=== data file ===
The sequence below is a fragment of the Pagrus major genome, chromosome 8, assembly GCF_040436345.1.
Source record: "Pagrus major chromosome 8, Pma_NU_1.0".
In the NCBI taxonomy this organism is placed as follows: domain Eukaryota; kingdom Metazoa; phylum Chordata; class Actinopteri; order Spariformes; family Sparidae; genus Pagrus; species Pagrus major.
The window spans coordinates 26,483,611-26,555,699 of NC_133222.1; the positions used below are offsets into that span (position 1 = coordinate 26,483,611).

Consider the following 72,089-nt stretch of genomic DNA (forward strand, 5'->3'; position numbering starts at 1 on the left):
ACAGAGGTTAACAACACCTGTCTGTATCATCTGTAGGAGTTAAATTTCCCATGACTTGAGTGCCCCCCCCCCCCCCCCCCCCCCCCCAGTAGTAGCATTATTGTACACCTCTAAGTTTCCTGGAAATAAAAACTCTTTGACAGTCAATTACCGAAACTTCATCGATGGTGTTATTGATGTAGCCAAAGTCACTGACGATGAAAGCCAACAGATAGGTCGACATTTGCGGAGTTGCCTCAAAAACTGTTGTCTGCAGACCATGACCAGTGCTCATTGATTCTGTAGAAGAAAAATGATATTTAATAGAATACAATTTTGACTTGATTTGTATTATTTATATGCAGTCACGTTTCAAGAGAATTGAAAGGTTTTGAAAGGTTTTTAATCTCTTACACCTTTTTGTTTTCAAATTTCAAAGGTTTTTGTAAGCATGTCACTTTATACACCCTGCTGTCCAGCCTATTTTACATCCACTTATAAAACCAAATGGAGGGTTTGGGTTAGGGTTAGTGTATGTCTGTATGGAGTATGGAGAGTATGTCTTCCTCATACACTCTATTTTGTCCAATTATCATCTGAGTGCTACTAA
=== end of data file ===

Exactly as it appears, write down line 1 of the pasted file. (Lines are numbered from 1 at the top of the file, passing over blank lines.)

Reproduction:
The sequence below is a fragment of the Pagrus major genome, chromosome 8, assembly GCF_040436345.1.